RTL/ntv trend barometer: Söder would clearly win direct elections in Bavaria

More than half of Bavarians would choose Markus Söder if the prime minister were elected directly.

RTL/ntv trend barometer: Söder would clearly win direct elections in Bavaria

More than half of Bavarians would choose Markus Söder if the prime minister were elected directly. His CSU is not doing quite as well, but can hope to jump over the 40 percent hurdle again next year.

The Bavarian Prime Minister Markus Söder still has comparatively high sympathy values ​​in his state. This is the result of a survey by the opinion research institute Forsa for RTL and ntv.

If the Bavarian voters could choose their Prime Minister themselves, 53 percent would choose Söder. Six percent would vote for the Bavarian SPD chairman Florian von Brunn, and 11 percent would choose the leader of the Greens, Ludwig Hartmann. “None of them” answer 30 percent.

This means that Söder's values ​​are significantly better than those of CDU leader Friedrich Merz on the Chancellor question in Bavaria. If you could elect the Federal Chancellor directly, 39 percent would choose incumbent Olaf Scholz in Bavaria, only 19 percent for the CDU chairman Friedrich Merz. 42 percent would choose neither of them. In Germany as a whole, 20 percent would choose Merz and 41 percent Scholz.

As in the 2021 federal election, the CSU in Bavaria would achieve a significantly better result than the CDU in the rest of Germany. In a federal election, 36 percent of Bavarians would vote for the CSU. In Germany as a whole, 27 percent would choose the Union, in the 15 federal states outside of Bavaria 26 percent would choose the CDU. The better performance of the CSU thus contributes one percentage point to the nationwide result of the Union.

In a federal election in Bavaria, 22 percent went to the Greens (nationwide it is currently 23 percent in the RTL/ntv trend barometer), 12 percent to the SPD (nationwide 19), 8 percent to the FDP (nationwide 8), 8 percent to the AfD (nationwide 10) and 2 percent on the Left Party (nationwide 4). 12 percent would opt for other parties (nationwide 9 percent). Apart from the Union, only the SPD is enough to change the nationwide election result. Your result would be one point better in a Germany without Bavaria.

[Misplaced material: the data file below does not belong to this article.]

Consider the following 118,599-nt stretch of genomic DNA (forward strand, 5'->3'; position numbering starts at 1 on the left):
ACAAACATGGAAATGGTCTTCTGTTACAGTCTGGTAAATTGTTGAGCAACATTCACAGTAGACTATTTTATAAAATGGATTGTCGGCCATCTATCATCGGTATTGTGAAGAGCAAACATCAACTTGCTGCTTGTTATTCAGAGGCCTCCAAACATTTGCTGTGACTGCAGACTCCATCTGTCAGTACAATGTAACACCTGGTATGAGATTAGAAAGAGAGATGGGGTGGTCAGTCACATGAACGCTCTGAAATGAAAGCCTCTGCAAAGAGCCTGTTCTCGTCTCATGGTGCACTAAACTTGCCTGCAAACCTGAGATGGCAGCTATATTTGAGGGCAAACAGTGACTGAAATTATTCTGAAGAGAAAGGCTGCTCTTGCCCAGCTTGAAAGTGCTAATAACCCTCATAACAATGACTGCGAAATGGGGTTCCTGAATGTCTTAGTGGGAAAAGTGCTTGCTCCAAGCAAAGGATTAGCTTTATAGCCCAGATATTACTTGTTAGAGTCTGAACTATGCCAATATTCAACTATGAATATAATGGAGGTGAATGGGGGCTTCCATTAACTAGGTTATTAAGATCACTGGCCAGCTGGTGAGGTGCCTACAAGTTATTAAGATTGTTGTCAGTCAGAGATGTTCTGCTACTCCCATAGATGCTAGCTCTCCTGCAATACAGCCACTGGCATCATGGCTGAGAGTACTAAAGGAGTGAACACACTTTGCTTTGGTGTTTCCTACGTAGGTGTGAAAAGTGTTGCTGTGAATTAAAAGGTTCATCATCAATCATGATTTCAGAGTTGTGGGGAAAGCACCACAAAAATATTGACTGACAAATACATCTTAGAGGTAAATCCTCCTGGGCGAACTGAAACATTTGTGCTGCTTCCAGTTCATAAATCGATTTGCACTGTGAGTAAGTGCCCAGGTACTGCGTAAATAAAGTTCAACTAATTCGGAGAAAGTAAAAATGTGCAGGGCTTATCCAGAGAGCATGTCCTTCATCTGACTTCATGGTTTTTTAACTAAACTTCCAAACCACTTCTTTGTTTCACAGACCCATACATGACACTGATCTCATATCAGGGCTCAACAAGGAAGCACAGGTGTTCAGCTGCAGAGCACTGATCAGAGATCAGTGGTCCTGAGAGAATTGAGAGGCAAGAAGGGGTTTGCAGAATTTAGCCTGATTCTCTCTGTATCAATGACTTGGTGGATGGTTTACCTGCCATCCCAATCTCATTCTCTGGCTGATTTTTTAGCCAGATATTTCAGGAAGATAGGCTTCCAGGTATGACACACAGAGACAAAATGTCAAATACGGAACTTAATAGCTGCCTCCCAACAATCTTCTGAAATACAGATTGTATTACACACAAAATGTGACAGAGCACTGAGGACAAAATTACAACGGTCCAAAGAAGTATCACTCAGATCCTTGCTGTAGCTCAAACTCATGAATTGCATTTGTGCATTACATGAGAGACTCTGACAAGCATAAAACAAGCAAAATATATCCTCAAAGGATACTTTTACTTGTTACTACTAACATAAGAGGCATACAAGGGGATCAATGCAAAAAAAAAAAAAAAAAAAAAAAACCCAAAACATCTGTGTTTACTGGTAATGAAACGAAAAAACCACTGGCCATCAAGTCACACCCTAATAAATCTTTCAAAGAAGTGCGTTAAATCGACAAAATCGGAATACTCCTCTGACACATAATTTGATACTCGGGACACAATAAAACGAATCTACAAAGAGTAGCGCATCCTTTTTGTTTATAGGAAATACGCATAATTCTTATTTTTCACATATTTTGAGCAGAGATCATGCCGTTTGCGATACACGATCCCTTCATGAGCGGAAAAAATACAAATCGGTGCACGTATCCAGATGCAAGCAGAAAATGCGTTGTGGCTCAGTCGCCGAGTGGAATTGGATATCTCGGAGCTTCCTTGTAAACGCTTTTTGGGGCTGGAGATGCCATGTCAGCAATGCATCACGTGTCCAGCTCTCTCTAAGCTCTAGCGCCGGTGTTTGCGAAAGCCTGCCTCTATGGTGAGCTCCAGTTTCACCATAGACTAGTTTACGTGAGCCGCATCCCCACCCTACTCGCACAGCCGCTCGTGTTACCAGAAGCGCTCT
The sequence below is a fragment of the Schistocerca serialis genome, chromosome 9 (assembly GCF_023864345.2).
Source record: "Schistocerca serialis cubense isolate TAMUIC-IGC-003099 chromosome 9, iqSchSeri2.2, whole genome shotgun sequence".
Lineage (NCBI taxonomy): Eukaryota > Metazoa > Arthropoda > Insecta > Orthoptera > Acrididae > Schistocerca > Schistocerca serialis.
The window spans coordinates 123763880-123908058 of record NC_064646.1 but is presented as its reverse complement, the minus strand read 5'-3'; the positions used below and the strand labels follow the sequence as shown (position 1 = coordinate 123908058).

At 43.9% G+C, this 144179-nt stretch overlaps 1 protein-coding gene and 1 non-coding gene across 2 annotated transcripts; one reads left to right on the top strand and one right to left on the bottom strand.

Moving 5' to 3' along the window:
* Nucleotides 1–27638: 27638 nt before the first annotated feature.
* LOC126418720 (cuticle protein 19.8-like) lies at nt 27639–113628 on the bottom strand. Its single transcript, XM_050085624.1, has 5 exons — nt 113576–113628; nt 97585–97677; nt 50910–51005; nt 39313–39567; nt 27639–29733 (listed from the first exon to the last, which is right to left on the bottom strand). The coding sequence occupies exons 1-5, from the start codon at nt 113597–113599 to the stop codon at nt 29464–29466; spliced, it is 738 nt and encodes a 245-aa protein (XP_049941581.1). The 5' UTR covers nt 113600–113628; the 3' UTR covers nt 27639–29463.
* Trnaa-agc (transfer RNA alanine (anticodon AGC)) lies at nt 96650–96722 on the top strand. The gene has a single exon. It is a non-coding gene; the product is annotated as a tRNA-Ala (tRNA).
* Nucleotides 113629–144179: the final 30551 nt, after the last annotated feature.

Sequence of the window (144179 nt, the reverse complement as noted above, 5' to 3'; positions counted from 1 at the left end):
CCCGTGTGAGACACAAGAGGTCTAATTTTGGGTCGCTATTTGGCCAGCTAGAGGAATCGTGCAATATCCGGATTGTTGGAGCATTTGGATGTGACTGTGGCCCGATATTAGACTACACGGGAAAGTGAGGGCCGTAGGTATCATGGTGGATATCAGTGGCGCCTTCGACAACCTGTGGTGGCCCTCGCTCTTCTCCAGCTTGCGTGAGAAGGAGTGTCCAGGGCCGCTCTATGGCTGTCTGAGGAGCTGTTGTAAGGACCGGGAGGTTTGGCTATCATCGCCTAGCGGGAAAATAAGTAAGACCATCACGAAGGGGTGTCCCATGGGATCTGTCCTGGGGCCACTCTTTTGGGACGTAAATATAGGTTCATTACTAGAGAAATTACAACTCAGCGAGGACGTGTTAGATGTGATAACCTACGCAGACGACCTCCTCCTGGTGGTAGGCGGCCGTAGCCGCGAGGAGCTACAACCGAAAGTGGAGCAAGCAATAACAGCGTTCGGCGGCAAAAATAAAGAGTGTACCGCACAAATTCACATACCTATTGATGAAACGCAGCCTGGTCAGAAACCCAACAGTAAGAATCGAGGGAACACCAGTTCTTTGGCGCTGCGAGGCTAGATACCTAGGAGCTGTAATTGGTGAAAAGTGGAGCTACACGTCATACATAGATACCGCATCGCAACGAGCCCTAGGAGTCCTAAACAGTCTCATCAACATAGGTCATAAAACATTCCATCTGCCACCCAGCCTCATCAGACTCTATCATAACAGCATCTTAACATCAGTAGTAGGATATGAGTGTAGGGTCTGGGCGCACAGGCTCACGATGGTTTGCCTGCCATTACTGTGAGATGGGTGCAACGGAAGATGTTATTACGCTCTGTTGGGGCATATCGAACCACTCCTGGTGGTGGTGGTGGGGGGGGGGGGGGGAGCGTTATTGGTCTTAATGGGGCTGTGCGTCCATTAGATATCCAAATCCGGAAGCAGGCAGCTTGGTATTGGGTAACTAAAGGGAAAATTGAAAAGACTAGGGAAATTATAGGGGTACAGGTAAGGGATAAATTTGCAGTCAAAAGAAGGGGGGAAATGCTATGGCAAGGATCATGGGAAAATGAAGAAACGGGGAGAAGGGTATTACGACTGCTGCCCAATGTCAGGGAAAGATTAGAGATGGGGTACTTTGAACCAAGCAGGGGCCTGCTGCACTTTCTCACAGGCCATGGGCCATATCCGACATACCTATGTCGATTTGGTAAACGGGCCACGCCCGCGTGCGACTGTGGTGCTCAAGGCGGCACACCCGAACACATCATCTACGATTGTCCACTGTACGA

In a state election in Free State, the CSU could expect a significantly better result than in a federal election and would again reach the 40 percent mark. Like the state CDU in Schleswig-Holstein and North Rhine-Westphalia, the CSU in Bavaria also has a pronounced “state bonus” compared to the Union as a whole. The next state elections in Bavaria are scheduled to take place in 2023.

In the state election survey, the Greens achieved 20 percent, the Free Voters 10 percent, the SPD 9 percent, the FDP 6 percent, the AfD 7 percent and the left 1 percent. 7 percent would opt for other parties.

The state bonus of the CSU is based primarily on the fact that the CSU is believed to have significantly greater political competence than the Union as a whole: 38 percent of Bavarian voters believe that the CSU is the party that can best deal with the problems in Bavaria becomes. On the other hand, just 11 percent believe that the Union as a whole has political competence, as do voters throughout Germany.

When asked which party is best at dealing with the problems in Bavaria, 15 percent named the Greens, 5 percent the SPD, 2 percent the FDP and 9 percent other parties. With a view to the problems throughout Germany, 21 percent of the Bavarian voters named the Greens, 10 percent the SPD and 2 percent the FDP.

The data was collected by the market and opinion research institute Forsa on behalf of RTL Germany from May 23 to June 3, 2022. Database: 1049 respondents. Statistical error tolerance: /- 3 percentage points.

More information about Forsa hereForsa surveys commissioned by RTL Germany

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